How to Generate A Sticky Story Your Audience Will Love

What do you think is the most important element of your pitch?

After listening to thousands of pitches I can tell you that a “sticky story,” not just a story, but one I can easily remember. When you pitch someone it’s an opportunity to spread the word about your film to all their friends, right?

Yes, but only if they can remember it. “Made to Stick” by Chip and Dan Heath says that “too often you are cursed with too much knowledge.” Bringing that wealth of info into a simple sticky story is the key to the perfect pitch.

sticky story

Generate A Sticky Story Your Audience Will Love

A “sticky story” is one where you take all the knowledge you have on your film and transform it into a simple story, one that is easy to remember. The first rule is to keep it simple, find the core of the idea. You may have paragraphs of info; keep taking things away till you can’t take anything else out or you lose the essence.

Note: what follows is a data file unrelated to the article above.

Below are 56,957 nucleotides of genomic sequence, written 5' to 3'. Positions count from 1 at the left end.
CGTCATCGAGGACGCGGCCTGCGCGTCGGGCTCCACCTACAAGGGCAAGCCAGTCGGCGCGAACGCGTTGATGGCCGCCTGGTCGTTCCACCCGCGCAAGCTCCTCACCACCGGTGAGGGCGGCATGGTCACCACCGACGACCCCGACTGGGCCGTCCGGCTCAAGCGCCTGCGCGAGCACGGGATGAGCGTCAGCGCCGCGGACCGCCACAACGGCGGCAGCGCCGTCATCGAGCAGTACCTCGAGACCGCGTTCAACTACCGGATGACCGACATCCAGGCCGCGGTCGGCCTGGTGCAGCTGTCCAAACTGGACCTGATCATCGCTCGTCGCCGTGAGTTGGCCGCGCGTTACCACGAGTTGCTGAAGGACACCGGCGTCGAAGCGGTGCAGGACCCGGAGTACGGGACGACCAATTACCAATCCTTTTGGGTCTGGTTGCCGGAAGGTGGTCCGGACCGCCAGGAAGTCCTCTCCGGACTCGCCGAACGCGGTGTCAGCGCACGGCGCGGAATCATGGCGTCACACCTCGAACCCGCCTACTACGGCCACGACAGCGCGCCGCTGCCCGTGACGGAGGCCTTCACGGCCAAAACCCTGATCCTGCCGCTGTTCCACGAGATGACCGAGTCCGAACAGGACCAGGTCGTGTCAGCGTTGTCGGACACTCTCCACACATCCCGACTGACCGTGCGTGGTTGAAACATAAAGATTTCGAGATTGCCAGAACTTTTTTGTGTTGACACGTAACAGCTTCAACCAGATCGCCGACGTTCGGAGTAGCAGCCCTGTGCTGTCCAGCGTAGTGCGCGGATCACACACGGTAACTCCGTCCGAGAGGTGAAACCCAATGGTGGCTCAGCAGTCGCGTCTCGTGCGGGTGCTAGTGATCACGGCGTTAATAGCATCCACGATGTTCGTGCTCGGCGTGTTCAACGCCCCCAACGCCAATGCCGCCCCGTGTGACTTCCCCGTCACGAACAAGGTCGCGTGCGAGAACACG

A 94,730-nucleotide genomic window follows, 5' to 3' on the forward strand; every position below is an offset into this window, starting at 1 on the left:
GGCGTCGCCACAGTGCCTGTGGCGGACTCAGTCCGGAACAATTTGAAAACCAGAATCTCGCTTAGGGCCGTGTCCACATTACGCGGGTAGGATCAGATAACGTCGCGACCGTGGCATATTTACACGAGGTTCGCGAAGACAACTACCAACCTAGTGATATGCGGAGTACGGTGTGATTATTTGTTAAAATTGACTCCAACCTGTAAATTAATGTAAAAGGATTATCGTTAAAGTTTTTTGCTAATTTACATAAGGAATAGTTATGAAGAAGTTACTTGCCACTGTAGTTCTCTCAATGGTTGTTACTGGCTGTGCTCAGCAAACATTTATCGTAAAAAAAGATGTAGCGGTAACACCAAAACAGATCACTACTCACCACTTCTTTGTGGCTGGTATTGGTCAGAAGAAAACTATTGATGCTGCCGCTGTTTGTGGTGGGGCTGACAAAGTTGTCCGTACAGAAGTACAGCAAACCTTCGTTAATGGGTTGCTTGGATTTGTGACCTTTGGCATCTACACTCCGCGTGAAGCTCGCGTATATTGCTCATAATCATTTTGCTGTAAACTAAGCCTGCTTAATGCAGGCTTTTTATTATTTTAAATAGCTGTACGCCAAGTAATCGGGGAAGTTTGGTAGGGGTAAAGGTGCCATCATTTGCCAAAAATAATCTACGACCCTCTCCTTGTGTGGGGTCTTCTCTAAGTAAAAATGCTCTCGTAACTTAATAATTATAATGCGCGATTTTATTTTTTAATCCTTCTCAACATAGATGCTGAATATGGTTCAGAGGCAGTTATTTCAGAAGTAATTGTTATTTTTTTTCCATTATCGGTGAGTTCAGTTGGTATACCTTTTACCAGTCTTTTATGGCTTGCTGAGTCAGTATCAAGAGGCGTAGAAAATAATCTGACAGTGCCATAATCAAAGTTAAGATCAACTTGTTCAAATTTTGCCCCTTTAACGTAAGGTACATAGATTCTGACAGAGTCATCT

Find the core.

Think of journalists who create lead copy for articles and you get the story in a few words, they prioritize. So can you.

This sticky story needs something unexpected; this is to be sure you get their attention.

You might ask a question that the film needs to answer. It can be a surprise like a shocking fact or a point of interest they will remember or a massive change in direction for the film.

You need something concrete, like specific people doing specific things or give them some facts. Concrete ideas are easy for people to remember and they create a foundation.

Credible information makes people believe your story. This can be a place for truthful core details and please make them as vivid as possible. We need to see your film from the pitch.

Emotion is next.

I say, “touch my heart and I reach for my pocket book.”

We communicate through the heart chakra, so touch me with your story.

You can do this through one of your characters, let me feel them.

When you pitch me your “sticky story,” I want to walk away with your film in my mind forever.